Is your seabass dolphin friendly? New Good Fish Guide ratings out now
Our latest Good Fish Guide ratings are out today and we’re sad to see seabass from the Southern Bay of Biscay entering our red rated ‘Fish to Avoid’ list.
When you hear the term ‘dolphin friendly’ it’s most likely you think of tins of tuna. But why do we reserve our interest in dolphin friendly seafood for just tuna?Charlotte Coombes,
Good Fish Guide Manager
This comes after increasing concern for local dolphin and harbour porpoise populations, which are being accidentally caught by boats using static nets and pelagic trawls that are fishing for seabass in the area.
Thousands of dolphins and porpoises have been killed as bycatch in the Southern Bay of Biscay over the years. The problem is so severe that local populations may soon disappear completely from the area.
Charlotte Coombes, our Good Fish Guide Manager said: “When you hear the term ‘dolphin friendly’ it’s most likely you think of tins of tuna. But why do we reserve our interest in dolphin friendly seafood for just tuna? By checking how seafood is caught, and getting familiar with different catch methods, you can ensure that all of your seafood is dolphin friendly, with or without the logo!”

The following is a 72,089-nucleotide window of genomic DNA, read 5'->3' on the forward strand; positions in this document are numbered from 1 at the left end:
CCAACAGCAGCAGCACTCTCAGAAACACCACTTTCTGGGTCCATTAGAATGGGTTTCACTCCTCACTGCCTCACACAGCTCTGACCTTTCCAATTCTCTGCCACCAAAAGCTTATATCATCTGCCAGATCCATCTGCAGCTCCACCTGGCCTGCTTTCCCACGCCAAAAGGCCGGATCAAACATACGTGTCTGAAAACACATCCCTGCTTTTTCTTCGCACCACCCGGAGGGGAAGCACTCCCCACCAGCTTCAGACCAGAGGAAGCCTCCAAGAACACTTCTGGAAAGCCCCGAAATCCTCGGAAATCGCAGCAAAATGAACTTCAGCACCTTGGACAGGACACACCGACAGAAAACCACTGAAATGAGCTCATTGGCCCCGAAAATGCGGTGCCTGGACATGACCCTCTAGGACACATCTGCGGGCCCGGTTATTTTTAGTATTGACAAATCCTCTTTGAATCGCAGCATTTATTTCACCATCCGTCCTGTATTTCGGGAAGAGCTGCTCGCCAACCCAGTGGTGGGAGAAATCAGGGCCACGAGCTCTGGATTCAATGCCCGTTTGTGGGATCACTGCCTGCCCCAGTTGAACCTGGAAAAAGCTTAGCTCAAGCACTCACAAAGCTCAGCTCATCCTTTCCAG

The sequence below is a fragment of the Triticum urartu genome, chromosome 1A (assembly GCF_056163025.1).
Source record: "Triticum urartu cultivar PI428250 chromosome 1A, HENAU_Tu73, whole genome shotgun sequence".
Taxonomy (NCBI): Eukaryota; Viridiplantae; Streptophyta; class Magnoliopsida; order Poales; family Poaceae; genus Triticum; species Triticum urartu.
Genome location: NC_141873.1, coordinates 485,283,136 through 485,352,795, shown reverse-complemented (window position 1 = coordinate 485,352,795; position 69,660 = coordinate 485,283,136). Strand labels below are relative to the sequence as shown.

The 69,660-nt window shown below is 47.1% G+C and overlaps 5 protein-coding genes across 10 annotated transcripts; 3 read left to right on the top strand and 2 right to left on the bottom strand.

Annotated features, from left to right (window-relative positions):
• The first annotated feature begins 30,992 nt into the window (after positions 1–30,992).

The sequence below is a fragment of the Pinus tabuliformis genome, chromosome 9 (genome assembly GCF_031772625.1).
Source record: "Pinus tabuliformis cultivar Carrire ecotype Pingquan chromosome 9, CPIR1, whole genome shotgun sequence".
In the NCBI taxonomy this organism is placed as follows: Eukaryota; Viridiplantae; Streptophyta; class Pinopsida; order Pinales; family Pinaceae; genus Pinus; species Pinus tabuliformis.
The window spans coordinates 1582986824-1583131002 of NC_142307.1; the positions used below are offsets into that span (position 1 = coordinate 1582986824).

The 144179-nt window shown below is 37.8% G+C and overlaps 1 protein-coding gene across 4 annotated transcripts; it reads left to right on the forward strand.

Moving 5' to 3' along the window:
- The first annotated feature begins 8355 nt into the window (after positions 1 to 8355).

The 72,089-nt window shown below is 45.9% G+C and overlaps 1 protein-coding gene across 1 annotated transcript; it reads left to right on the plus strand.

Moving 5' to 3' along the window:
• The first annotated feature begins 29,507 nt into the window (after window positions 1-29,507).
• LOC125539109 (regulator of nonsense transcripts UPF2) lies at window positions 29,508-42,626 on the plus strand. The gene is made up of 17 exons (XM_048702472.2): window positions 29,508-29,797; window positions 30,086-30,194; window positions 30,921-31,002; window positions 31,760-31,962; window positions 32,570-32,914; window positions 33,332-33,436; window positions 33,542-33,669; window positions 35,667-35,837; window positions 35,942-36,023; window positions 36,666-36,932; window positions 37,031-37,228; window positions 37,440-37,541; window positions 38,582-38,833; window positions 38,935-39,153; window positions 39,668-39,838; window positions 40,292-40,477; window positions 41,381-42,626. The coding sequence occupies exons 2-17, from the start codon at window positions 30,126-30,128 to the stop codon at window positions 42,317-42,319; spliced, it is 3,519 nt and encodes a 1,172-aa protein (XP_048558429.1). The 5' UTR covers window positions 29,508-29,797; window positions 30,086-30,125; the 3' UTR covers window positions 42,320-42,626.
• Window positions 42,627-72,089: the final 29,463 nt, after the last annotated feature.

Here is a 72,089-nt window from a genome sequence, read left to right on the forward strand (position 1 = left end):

A lot of seabass consumed in the UK is actually farmed, which is a better choice than many wild-caught options. Even so, there is no green rated ‘Best Choice’ for seabass, wild or farmed, so shoppers are urged to think before they buy, and make sure they know where their bass is from.
Other big moves in our new ratings update include welcoming farmed King and Queen scallops onto the green rated, ‘Best Choice’ list.
Dover sole from the eastern English Channel and the Irish Sea also join the green rated, ‘Best Choice’ list, with population sizes slowly growing – although sole caught in these areas by beam trawling, a more damaging fishing method, is still amber rated, so remember to check the labels on pack.
If you eat seafood use our Good Fish Guide to find the most sustainable options by looking at what species it is, where it was caught or farmed, and how.